Woman to Woman: Challenges & Rewards of Part-Time Work
By Kimberly Palmer
Sharon Reed Abboud, author of All Moms Work: Short-term Career Strategies for Long-range Success (Capital Ideas for Business & Personal Development):
To work or not to work &ellips; many new moms grapple with that issue. Some moms decide to stay home for months or years, if it is economically feasible. Others continue to work full-time. Still others decide to reduce their hours to part-time, and remain on their career path, although possibly on a slower schedule.
But while working moms may fear that working part-time will create yet another glass ceiling, many part-timers are finding that they are actually advancing in their careers. Working as a part-time professional is becoming an increasingly acceptable work alternative. Companies nationwide are offering employees the option of working part-time.
Rose Cook, along with her twin sister Lynn Faughey, both Eagleville, PA moms, for example, were both promoted several times in managerial positions in Fortune 500 companies while working part-time. Their career synergy lead them to jointly launch a company: FlexPro Staffing, which focuses on connecting experienced professionals to flexible roles (including part-time) in the pharmaceutical industry.
"Part-time is a better career builder than dropping out of the workforce entirely," Cook said. "Certainly, the examples of both Lynn and I are indicators that part-time can be a very viable option for some parents for a certain portion of their careers."
"We did not 'fall off the career track,' just slowed down the train a bit, but regained speed again later," Cook added.
Another working mom, Sarah Hubbell, works as the director of technology for Entex Technologies, a Chapel Hill, NC-based engineering firm, from her Houston, TX home office on a telecommuting basis. Five years ago, after the birth of her first child, Hubbell chose to stop working full-time as an engineer for one employer and went to work on a more flexible, part-time basis for a competing company.
"I have made consistent progress in my career over the past few years as we have hired more employees that do work for me and I have been asked to take on various new projects and responsibilities as they come up," Hubbell said. "It has been an extremely fulfilling work arrangement that has allowed me to flourish in my career while still devoting ample time to being a mom to my two small boys."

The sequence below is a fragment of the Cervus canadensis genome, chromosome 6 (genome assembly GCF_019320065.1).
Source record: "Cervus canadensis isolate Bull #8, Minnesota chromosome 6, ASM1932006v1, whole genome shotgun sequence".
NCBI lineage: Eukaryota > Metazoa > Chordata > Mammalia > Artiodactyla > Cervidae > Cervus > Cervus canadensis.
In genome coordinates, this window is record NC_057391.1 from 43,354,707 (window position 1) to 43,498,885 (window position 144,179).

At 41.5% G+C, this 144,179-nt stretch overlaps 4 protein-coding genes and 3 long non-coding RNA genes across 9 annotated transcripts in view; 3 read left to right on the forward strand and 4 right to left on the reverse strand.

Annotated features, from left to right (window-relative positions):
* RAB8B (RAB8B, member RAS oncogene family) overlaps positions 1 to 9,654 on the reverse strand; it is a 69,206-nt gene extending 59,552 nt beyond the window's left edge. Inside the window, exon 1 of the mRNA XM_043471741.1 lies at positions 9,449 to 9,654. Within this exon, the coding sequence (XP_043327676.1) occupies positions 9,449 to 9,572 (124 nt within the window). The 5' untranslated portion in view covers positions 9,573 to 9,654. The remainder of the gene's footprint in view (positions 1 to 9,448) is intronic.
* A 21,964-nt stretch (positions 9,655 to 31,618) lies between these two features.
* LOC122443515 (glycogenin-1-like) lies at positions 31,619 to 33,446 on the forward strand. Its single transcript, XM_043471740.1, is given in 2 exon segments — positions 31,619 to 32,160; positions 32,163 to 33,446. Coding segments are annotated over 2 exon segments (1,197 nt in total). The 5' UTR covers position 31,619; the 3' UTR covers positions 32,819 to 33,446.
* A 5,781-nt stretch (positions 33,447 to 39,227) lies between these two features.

Jackie Awve, of a Fort Lauderdale, FL, said she is progressing in her career path as a part-time professional "better" than she did while working full-time. Awve said she "begrudgingly" went back to work two years ago. Not long after she was hired as an administrative assistant, her title was changed to marketing coordinator. Through contacts she established there, Awve found a home-based account executive position.
While working there part-time, Awve has received rave accolades, including an award for being a "rising star" by a group of more than 200 professionals in her industry. She has been given the opportunities to chair committees in two associations, and was recently invited to become an association’s board member.
"A lot has happened part-time and in under two years," Awve said "I didn't accomplish this much when I worked full-time without children. Maybe I am a later bloomer or maybe I work smarter. I feel that I sacrifice on income because of my part-time status, but the pay off is the flexibility to parent."
According to Susan Gordon, the director of career development at the American University, Washington, DC, "It is certainly possible to progress in your career while working part-time, but does depend on the employer. I have known individuals (primarily women) who worked for progressive companies and advanced during the part-time years. Being part-time does not conflict with being an excellent performer capable of career growth."
But some companies limit advances and raises for their part-time employees, Gordon said. Still, working part-time can sometimes enable employees to "hold their place," until they are able to return to work full-time. By working part-time, the employee is able to maintain their skills and build their resume, which is a better career building alternative for some working moms then dropping out of the workforce entirely.
Working part-time seems to be the preferred option for many working moms. According to a Pew Research Study, 60 percent of the mothers they surveyed said that working part-time would be the ideal work-life set up. Of the fathers surveyed, only 12 percent thought that part-time is the best work option.
But, despite moms preferring to work part-time, only about one-quarter of all working mothers have a part-time job, according to the U.S. Bureau of Labor of Statistics. While some working moms would prefer to work part-time, it is sometimes difficult to find a professional part-time job. Most commonly, working moms decrease their hours at their present job, and then eventually go back to full-time. When given the opportunity to work part-time, however, many working moms find that it enables them to keep their career on course—and potentially still advance in their career.
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Woman to Woman: "Challenges & Rewards of Part-Time Work"
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